The Tamil nationalists seem to want to replicate the separate and independent existence they had during the years of the war and LTTE control. They don’t want the Tigers back but they retain and nurture the spirit of prideful separation from the rest of Sri Lanka. As for the Tamil Diaspora, not having been on the terrain that was wrested from Tiger control by the Sri Lankan armed forces, they wish to maintain the same state of mind that they did during the reign of the Tigers and are unable to cope with losing that status. The sublimation of the sense of defeat is through the drive for a punishment of the Sri Lankan state through a war crimes probe, combined with a mythical genocide narrative. “Our boys, the Tigers— we —could have won fair and square if not for the world having ganged up against them/us and helped perpetrate a holocaust. We in the Diaspora are guilty for having let it happen so we are locked in an endless blood feud with the Sri Lankan state, while you, the rest of the world must make reparations for your crime of letting the Sinhalese win, by punishing them.” That seems to me the narrative running through the Tamil collective unconscious.

Ironically Sri Lanka’s is a tale of two Zionisms. The continuing crisis is the clash of contending Zionisms: Sinhala and Tamil. Both communities of (self) ‘chosen people’ look in the mirror and see Israel.

The Sinhalese, who won the war, are losing the peace and the Cold War because of the absence of a vision of peace that takes into account the best interests of the state and its citizens rather than the narrower, exclusivist interests of the ethno-religious majority. Such a vision was not forthcoming because of the character of the Sinhala political elite as well as the Sinhala political class itself.

The intense and deep rooted ethno nationalism of the Sinhala political elite made it possible to tap the energies that enabled military victory. That political elite could not make the transition from a strategic Sinhala nationalism to a strategic Sri Lankan nationalism— a transition which would have been similar either to that achieved by Nehru and Mandela (drawn from the majority) or that from the ethno-tribal to an inclusive nationalism which a victorious Paul Kagame (belonging to a minority) was able to inculcate in the RPF.

Is there another —third—perspective which could accommodate the principles of democracy, non-discrimination and non-domination, reconciling realism with fair play in a new, post-war Social Contract? Perhaps the inspiration could come from common corporate practices, those of shareholding and partnerships, or Brazil’s President Dilma Rousseff’s concept of ‘multi-stakeholderism’.

The Sri Lankan state and society must be re-envisioned, not as Sinhala Buddhist or Sinhala Buddhist dominated, but as a multi-stakeholder partnership between all of the island’s constituent communities. The Sinhala nationalist notion of monopoly of power and decision making must be eschewed in favour of the recognition that there are stakeholders and they are multiple, with the Sinhala Buddhist being one such. These multiple stakeholders are placed on the same plane and an equal footing, but it does not mean that each has equally-sized stake in state power.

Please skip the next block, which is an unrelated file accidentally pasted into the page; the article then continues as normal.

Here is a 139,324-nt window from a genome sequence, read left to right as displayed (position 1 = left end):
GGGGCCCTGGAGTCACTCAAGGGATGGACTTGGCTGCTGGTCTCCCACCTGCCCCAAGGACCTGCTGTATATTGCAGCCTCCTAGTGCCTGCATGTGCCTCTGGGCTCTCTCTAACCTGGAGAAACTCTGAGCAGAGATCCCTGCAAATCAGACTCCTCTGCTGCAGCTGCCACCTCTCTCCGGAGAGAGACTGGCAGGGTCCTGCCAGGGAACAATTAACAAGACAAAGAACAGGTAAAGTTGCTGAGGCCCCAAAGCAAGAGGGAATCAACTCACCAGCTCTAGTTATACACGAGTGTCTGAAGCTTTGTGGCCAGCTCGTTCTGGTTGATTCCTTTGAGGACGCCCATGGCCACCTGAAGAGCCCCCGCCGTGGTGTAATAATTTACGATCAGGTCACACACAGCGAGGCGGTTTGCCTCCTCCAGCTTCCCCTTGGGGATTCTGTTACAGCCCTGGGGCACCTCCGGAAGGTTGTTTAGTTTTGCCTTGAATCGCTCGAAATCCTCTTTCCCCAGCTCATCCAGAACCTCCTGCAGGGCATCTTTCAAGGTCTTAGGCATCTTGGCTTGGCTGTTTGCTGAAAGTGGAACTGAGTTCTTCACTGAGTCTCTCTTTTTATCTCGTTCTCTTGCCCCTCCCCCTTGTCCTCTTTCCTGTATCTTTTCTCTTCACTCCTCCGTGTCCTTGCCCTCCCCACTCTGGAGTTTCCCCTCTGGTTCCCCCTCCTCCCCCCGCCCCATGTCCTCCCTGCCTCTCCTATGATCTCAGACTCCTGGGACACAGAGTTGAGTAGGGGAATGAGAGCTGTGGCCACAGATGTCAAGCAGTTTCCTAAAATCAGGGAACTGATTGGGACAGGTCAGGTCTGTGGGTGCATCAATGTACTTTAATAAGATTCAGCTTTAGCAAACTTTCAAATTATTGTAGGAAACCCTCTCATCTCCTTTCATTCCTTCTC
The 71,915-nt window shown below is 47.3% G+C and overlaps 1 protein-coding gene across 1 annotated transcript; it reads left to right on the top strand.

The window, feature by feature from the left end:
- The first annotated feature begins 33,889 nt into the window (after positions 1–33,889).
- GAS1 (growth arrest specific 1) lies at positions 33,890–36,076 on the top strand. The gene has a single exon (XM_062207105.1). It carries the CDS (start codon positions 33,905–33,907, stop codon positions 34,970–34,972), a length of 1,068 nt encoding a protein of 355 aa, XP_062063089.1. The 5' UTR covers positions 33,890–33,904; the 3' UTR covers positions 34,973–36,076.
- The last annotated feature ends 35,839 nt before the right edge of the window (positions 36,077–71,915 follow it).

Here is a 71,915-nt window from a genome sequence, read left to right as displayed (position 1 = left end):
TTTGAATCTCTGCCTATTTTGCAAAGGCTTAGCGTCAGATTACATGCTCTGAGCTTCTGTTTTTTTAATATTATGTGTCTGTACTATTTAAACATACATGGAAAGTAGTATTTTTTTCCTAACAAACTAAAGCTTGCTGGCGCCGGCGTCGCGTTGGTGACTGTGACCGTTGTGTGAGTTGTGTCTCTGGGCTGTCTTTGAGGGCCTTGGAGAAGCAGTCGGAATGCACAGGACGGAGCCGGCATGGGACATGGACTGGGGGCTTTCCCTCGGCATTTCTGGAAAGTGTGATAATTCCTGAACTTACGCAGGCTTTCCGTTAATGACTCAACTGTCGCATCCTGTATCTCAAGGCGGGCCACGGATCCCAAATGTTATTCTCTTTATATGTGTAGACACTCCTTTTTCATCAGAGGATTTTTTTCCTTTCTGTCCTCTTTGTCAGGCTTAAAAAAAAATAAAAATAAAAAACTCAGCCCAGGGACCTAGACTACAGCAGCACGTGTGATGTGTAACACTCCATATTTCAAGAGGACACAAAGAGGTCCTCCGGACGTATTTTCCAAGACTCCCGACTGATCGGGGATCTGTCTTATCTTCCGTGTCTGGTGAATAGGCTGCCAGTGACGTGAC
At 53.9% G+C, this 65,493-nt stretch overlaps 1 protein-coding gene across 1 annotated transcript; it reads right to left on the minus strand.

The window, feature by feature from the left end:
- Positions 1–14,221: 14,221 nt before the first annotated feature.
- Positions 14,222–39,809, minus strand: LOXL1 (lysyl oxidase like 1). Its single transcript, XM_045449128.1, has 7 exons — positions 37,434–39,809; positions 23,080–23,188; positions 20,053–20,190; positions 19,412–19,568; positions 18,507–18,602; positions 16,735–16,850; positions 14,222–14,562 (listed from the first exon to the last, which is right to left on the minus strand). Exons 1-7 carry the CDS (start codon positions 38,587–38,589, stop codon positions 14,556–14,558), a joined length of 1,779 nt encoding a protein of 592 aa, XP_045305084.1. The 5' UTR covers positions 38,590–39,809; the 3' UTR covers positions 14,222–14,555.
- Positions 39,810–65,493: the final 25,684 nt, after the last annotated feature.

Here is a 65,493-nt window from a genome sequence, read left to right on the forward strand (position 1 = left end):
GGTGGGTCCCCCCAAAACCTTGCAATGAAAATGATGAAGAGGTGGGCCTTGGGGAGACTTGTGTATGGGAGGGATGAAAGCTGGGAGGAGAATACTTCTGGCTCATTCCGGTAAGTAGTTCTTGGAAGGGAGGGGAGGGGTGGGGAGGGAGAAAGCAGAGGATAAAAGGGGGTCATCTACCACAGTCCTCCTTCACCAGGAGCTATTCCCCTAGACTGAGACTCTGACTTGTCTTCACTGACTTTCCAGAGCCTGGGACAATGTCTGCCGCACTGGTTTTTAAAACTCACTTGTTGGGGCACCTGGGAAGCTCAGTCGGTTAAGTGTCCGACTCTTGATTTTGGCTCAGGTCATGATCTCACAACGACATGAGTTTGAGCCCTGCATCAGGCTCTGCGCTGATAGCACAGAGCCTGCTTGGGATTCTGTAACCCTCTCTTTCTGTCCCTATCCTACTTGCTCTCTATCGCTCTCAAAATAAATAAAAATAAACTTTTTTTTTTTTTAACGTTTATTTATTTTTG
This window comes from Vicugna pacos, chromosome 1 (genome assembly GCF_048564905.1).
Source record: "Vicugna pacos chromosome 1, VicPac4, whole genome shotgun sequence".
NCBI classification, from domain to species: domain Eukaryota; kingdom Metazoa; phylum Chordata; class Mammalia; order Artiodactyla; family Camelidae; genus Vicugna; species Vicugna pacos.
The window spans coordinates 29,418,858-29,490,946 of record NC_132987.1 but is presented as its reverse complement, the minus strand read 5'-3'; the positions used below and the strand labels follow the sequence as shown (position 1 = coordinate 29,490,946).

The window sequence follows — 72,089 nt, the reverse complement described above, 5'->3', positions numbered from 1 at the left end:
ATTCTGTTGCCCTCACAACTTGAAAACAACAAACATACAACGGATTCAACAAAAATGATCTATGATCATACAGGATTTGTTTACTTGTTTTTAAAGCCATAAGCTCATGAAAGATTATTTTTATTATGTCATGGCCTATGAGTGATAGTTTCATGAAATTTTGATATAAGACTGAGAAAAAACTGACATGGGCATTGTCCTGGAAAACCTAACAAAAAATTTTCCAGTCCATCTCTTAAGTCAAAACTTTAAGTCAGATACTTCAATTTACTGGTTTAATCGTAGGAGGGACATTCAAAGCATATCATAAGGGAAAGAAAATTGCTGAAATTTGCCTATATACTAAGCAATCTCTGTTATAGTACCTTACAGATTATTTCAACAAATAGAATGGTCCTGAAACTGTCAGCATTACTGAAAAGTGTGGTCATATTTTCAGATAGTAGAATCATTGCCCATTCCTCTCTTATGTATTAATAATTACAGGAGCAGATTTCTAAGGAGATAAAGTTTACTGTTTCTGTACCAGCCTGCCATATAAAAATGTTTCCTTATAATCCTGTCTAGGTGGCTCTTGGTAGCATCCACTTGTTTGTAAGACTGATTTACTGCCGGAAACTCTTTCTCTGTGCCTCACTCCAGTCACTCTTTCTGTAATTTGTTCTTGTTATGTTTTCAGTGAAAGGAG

A majority shareholder and a minority shareholder are neither equals nor in a hierarchical relationship of domination and subordination. A minority shareholder cannot expect to be equal to the majority shareholder in terms of decision making, but the fact that there are minority shareholders does not place them on a lower plane. The majority and minority shareholders are treated with equal respect but have unequal decision-making weight around a common, shared table. Inequality in a horizontal relationship does not mean the relationship is a vertical one.

Partnerships are often unequal but that does not mean a partnership is between a super-ordinate and a subordinate.

In the first place inequality is not at the level of the individual: neither the majority shareholder/partner nor the minority shareholder/junior partners are superior or inferior as citizens, still less human beings. Sinhalese and Tamils must have equal rights and equal treatment as individual citizens.

In the second place, even in a collective sense i.e. as communities, political inequality does not necessarily mean and must therefore not be taken to mean political or social domination and subordination.

The nationalist Sinhalese, especially the Sinhala Buddhists, seem to believe that their superiority in numbers entitles them not merely to a larger share in decision making around the table but to a two tiered structure in which the Tamils either hold inferior shares or none at all.

The Tamils feel that mere admission of the reality of minority shareholding will doom them to an inferior status. Therefore, irrespective of the vast asymmetry of numbers they should wield an equal share of power and decision-making as the majority shareholders.

The Tamils are willing to be partners only on the basis of complete equality while the Sinhalese Buddhists believe themselves to be entitled due to their arithmetical superiority to a superiority of status which Tamils, Muslims and Christians must reconcile and subordinate themselves to.

Both the Sinhalese and Tamils conflate majority with superiority and minority with inferiority. Both confuse the horizontal and the vertical, the social with the political. Neither has a democratic notion of partnership. A co-pilot is not the absolute equal of the pilot in his role and function, but is in no way dominated or discriminated against by virtue of the role and status.